The Yellow Lab

It appears we will meet him, probably on Friday, and take him home with us if we hit it off. He is a “young adult.” Since his hobbies included sitting in laps and cuddling, I’m guessing he’s not yet full grown. On the other hand, my cousin A. has two chocolate labs and they are full grown and sit in her lap. So, we’ll see.

We don’t know about names yet. I’ve been arguing for Sonny Boy Williamson III. The Butcher is kind of leaning toward Grendel. But we’ll see when we meet him and what name the foster family gave him and what kind of dog he seems like.

I feel really happy and really sad. I miss having a dog so much. I feel like I’ve been running around with half my heart missing. And so I’m really excited to bring home another dog. But this also makes it really real. Sadie is really gone. She filled our house and then our house was empty of her and now it will be filled with a dog again, but it won’t be her. I didn’t know I’d feel so emotional about the end of an absence, but I do.

She was a good dog, such a good dog, and because she was, I want to do it again.

Wrapping Things Up

As I continue to flail away against the stupid funk, which has risen but not departed, I’m trying to get to a point where everything old is settled. It’s not going to completely happen, because, well, things carry over. But it’s coming pretty close.

The red afghan’s squares are almost done. I have ten more squares to do, and twenty two more triangles. Then end-tucking, then sewing together.

I have no new short stories out on submission. I have “Frank” out at some anthology, but “Frank” is published, so I’m just thinking of that as the cherry on an already delicious sundae. If it happens, great. If not, oh well. Everything else, though? I just needed a break from the constant expectation of rejection.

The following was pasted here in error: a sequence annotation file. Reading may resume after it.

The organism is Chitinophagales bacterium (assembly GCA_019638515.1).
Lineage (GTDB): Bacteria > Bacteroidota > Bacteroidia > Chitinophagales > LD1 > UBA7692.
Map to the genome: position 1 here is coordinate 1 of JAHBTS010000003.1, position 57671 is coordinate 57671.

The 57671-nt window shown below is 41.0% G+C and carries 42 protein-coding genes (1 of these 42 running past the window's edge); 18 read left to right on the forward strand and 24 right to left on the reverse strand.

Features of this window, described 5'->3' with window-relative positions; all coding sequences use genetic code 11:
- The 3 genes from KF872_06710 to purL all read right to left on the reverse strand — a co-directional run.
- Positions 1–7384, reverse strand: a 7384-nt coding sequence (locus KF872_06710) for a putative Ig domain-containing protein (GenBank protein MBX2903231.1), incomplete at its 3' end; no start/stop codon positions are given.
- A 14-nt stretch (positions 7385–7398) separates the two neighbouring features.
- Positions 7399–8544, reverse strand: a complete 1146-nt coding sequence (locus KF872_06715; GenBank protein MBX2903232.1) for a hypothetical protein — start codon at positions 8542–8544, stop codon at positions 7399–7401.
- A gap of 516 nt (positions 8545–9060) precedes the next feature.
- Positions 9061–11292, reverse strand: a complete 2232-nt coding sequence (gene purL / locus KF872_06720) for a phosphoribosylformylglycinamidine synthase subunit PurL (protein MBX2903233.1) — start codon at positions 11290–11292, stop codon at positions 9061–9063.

In related, but not as helpful news, I have no new stories in the works. Nothing about which I’ve even been mulling over. That’s not ideal, but it is what it is.

The Ben & Sue project is with a reader. Nothing I can do on it at the moment.

I’m trying to get “Sarah Clark” back from the press that bought it, since they seem to have stopped publishing. The contract gives me the story back at the end of December anyway, but I just wish I had some clarification in writing that they get that I’m taking it back. So far no response from them. But the limbo it’s in will be resolved by the end of the year, with or without their acknowledgement.

The obit I was working on is done.

I have rough drafts of the three encyclopedia entries and now I just need to get to the TSLA to double-check some things.

And the book club is this Friday and then I can be done with A City of Ghosts for the year.

That’s all the stuff winding down.

Project X shambles on in its own time. I’m supposed to see art by the end of the year, but it’s a hard time to have a deadline, so I imagine that’s going to leak into January. I really like this project and I really find the different creative pieces interesting. But the length of time it’s taking to happen is starting to wear on me. It’s hard for me to keep up the enthusiasm. This is, as you know, totally on me. The funk is not the project’s fault. I just could use a win, something I’m proud of out there in public. And Project X is the thing I have closest, so knowing that it’s still months off is just wearing on me a little bit. But I’m afraid I’ll just be waiting and waiting and then it won’t pan out and I won’t be able to find someone else who loves it as much as these folks do and who wants to see it through.

The kid’s story is moving along. We were supposed to meet in January to talk art, she thought we were going to be able to meet sooner, but work intervened and now we’re back to January. So, that seems on-track.

I think I want smaller goals for next year. This year, I kind of thought it was going to be my year, that I was going to write a bunch of good stuff and submit it and everyone would love it and it’d be so awesome. And I wrote a bunch of stuff I liked and only one thing got published. And, on the one hand, that was really awesome. On the other hand, it felt like an anomaly. Not really like someone had recognized my talent, but that I had fooled someone into not seeing what a hack I am.

Not a good spot to be in emotionally.

But I don’t know what I want to try for next year. Not yet, anyway.